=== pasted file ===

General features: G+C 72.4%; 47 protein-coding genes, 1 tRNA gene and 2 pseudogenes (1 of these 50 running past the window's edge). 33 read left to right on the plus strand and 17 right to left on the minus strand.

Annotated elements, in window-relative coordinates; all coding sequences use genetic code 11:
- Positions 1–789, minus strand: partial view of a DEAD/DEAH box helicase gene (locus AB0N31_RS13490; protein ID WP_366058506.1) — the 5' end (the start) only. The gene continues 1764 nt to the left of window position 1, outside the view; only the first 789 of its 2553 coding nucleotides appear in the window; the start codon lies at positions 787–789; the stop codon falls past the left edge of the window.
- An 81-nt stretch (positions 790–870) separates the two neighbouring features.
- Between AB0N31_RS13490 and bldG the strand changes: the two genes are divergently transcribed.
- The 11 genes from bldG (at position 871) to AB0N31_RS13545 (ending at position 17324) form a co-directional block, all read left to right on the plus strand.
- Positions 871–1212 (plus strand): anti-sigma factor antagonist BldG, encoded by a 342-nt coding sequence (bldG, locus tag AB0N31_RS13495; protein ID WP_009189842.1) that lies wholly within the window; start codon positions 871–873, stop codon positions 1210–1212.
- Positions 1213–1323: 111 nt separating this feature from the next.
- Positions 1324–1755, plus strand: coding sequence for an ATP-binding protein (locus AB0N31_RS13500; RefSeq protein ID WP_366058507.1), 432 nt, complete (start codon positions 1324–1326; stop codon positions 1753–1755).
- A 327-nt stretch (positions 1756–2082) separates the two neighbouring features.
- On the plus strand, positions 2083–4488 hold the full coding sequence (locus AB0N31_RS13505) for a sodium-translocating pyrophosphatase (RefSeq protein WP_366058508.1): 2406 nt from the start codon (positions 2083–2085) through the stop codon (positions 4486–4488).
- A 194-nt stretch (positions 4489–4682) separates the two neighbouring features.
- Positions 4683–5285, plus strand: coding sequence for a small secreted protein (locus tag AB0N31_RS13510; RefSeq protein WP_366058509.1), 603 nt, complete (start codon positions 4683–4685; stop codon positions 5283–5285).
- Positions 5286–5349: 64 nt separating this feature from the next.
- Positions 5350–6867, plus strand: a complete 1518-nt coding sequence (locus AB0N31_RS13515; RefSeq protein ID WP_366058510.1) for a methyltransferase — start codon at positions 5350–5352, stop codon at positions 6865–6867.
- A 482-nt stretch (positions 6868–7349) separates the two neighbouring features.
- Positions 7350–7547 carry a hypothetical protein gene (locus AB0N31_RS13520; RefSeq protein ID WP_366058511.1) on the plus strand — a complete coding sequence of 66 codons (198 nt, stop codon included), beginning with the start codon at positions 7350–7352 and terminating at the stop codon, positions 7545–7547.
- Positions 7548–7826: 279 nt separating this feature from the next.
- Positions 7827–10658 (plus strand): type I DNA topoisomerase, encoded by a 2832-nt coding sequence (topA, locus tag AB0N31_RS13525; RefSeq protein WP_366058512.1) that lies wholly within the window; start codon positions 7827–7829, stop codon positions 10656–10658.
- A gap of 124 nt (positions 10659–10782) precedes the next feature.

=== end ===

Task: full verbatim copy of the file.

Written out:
General features: G+C 72.4%; 47 protein-coding genes, 1 tRNA gene and 2 pseudogenes (1 of these 50 running past the window's edge). 33 read left to right on the plus strand and 17 right to left on the minus strand.

Annotated elements, in window-relative coordinates; all coding sequences use genetic code 11:
- Positions 1–789, minus strand: partial view of a DEAD/DEAH box helicase gene (locus AB0N31_RS13490; protein ID WP_366058506.1) — the 5' end (the start) only. The gene continues 1764 nt to the left of window position 1, outside the view; only the first 789 of its 2553 coding nucleotides appear in the window; the start codon lies at positions 787–789; the stop codon falls past the left edge of the window.
- An 81-nt stretch (positions 790–870) separates the two neighbouring features.
- Between AB0N31_RS13490 and bldG the strand changes: the two genes are divergently transcribed.
- The 11 genes from bldG (at position 871) to AB0N31_RS13545 (ending at position 17324) form a co-directional block, all read left to right on the plus strand.
- Positions 871–1212 (plus strand): anti-sigma factor antagonist BldG, encoded by a 342-nt coding sequence (bldG, locus tag AB0N31_RS13495; protein ID WP_009189842.1) that lies wholly within the window; start codon positions 871–873, stop codon positions 1210–1212.
- Positions 1213–1323: 111 nt separating this feature from the next.
- Positions 1324–1755, plus strand: coding sequence for an ATP-binding protein (locus AB0N31_RS13500; RefSeq protein ID WP_366058507.1), 432 nt, complete (start codon positions 1324–1326; stop codon positions 1753–1755).
- A 327-nt stretch (positions 1756–2082) separates the two neighbouring features.
- On the plus strand, positions 2083–4488 hold the full coding sequence (locus AB0N31_RS13505) for a sodium-translocating pyrophosphatase (RefSeq protein WP_366058508.1): 2406 nt from the start codon (positions 2083–2085) through the stop codon (positions 4486–4488).
- A 194-nt stretch (positions 4489–4682) separates the two neighbouring features.
- Positions 4683–5285, plus strand: coding sequence for a small secreted protein (locus tag AB0N31_RS13510; RefSeq protein WP_366058509.1), 603 nt, complete (start codon positions 4683–4685; stop codon positions 5283–5285).
- Positions 5286–5349: 64 nt separating this feature from the next.
- Positions 5350–6867, plus strand: a complete 1518-nt coding sequence (locus AB0N31_RS13515; RefSeq protein ID WP_366058510.1) for a methyltransferase — start codon at positions 5350–5352, stop codon at positions 6865–6867.
- A 482-nt stretch (positions 6868–7349) separates the two neighbouring features.
- Positions 7350–7547 carry a hypothetical protein gene (locus AB0N31_RS13520; RefSeq protein ID WP_366058511.1) on the plus strand — a complete coding sequence of 66 codons (198 nt, stop codon included), beginning with the start codon at positions 7350–7352 and terminating at the stop codon, positions 7545–7547.
- Positions 7548–7826: 279 nt separating this feature from the next.
- Positions 7827–10658 (plus strand): type I DNA topoisomerase, encoded by a 2832-nt coding sequence (topA, locus tag AB0N31_RS13525; RefSeq protein WP_366058512.1) that lies wholly within the window; start codon positions 7827–7829, stop codon positions 10656–10658.
- A gap of 124 nt (positions 10659–10782) precedes the next feature.